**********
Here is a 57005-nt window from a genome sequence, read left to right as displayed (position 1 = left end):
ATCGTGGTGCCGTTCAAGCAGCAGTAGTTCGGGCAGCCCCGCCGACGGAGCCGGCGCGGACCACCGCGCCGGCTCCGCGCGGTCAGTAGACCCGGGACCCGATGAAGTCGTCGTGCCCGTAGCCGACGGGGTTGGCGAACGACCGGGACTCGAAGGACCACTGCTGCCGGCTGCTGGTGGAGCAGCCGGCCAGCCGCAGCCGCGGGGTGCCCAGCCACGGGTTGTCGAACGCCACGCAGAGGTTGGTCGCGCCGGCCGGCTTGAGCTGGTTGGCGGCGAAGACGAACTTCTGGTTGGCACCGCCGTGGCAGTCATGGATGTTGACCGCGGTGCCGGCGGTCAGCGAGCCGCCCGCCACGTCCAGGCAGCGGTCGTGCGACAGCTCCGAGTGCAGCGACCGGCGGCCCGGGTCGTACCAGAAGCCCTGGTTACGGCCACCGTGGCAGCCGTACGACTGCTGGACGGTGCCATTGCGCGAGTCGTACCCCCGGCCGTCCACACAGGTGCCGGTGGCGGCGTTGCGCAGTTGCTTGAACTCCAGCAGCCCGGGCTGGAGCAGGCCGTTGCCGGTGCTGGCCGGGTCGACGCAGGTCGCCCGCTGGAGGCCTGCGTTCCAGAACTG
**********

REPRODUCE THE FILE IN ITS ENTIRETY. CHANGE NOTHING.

Here is a 57005-nt window from a genome sequence, read left to right as displayed (position 1 = left end):
ATCGTGGTGCCGTTCAAGCAGCAGTAGTTCGGGCAGCCCCGCCGACGGAGCCGGCGCGGACCACCGCGCCGGCTCCGCGCGGTCAGTAGACCCGGGACCCGATGAAGTCGTCGTGCCCGTAGCCGACGGGGTTGGCGAACGACCGGGACTCGAAGGACCACTGCTGCCGGCTGCTGGTGGAGCAGCCGGCCAGCCGCAGCCGCGGGGTGCCCAGCCACGGGTTGTCGAACGCCACGCAGAGGTTGGTCGCGCCGGCCGGCTTGAGCTGGTTGGCGGCGAAGACGAACTTCTGGTTGGCACCGCCGTGGCAGTCATGGATGTTGACCGCGGTGCCGGCGGTCAGCGAGCCGCCCGCCACGTCCAGGCAGCGGTCGTGCGACAGCTCCGAGTGCAGCGACCGGCGGCCCGGGTCGTACCAGAAGCCCTGGTTACGGCCACCGTGGCAGCCGTACGACTGCTGGACGGTGCCATTGCGCGAGTCGTACCCCCGGCCGTCCACACAGGTGCCGGTGGCGGCGTTGCGCAGTTGCTTGAACTCCAGCAGCCCGGGCTGGAGCAGGCCGTTGCCGGTGCTGGCCGGGTCGACGCAGGTCGCCCGCTGGAGGCCTGCGTTCCAGAACTG